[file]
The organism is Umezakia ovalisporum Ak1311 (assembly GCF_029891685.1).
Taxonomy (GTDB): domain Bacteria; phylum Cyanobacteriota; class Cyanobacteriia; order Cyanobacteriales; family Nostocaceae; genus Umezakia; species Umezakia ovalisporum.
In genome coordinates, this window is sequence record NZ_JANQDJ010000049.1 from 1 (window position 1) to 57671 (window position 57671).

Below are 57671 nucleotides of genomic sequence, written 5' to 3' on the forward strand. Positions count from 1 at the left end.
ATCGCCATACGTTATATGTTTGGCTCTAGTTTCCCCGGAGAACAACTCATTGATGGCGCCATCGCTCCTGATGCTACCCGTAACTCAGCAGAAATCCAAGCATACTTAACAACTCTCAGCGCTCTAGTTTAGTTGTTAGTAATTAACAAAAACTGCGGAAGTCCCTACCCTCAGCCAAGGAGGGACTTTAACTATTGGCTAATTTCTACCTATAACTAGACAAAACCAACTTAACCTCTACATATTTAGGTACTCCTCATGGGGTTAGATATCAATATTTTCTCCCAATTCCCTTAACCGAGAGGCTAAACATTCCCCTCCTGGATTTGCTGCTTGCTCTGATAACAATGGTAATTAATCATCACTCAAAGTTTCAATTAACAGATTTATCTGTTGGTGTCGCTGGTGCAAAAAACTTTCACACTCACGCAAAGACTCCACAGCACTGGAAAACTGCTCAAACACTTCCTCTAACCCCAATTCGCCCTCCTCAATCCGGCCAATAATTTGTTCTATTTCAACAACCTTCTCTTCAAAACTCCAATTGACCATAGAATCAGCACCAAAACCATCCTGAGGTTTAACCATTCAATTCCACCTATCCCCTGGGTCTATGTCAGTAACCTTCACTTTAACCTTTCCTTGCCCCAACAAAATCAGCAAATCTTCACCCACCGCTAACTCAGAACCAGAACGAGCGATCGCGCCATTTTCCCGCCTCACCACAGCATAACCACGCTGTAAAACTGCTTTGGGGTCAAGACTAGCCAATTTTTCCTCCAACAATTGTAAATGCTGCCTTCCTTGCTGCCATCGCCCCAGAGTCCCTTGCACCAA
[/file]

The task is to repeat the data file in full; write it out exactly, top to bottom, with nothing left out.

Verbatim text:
The organism is Umezakia ovalisporum Ak1311 (assembly GCF_029891685.1).
Taxonomy (GTDB): domain Bacteria; phylum Cyanobacteriota; class Cyanobacteriia; order Cyanobacteriales; family Nostocaceae; genus Umezakia; species Umezakia ovalisporum.
In genome coordinates, this window is sequence record NZ_JANQDJ010000049.1 from 1 (window position 1) to 57671 (window position 57671).

Below are 57671 nucleotides of genomic sequence, written 5' to 3' on the forward strand. Positions count from 1 at the left end.
ATCGCCATACGTTATATGTTTGGCTCTAGTTTCCCCGGAGAACAACTCATTGATGGCGCCATCGCTCCTGATGCTACCCGTAACTCAGCAGAAATCCAAGCATACTTAACAACTCTCAGCGCTCTAGTTTAGTTGTTAGTAATTAACAAAAACTGCGGAAGTCCCTACCCTCAGCCAAGGAGGGACTTTAACTATTGGCTAATTTCTACCTATAACTAGACAAAACCAACTTAACCTCTACATATTTAGGTACTCCTCATGGGGTTAGATATCAATATTTTCTCCCAATTCCCTTAACCGAGAGGCTAAACATTCCCCTCCTGGATTTGCTGCTTGCTCTGATAACAATGGTAATTAATCATCACTCAAAGTTTCAATTAACAGATTTATCTGTTGGTGTCGCTGGTGCAAAAAACTTTCACACTCACGCAAAGACTCCACAGCACTGGAAAACTGCTCAAACACTTCCTCTAACCCCAATTCGCCCTCCTCAATCCGGCCAATAATTTGTTCTATTTCAACAACCTTCTCTTCAAAACTCCAATTGACCATAGAATCAGCACCAAAACCATCCTGAGGTTTAACCATTCAATTCCACCTATCCCCTGGGTCTATGTCAGTAACCTTCACTTTAACCTTTCCTTGCCCCAACAAAATCAGCAAATCTTCACCCACCGCTAACTCAGAACCAGAACGAGCGATCGCGCCATTTTCCCGCCTCACCACAGCATAACCACGCTGTAAAACTGCTTTGGGGTCAAGACTAGCCAATTTTTCCTCCAACAATTGTAAATGCTGCCTTCCTTGCTGCCATCGCCCCAGAGTCCCTTGCACCAA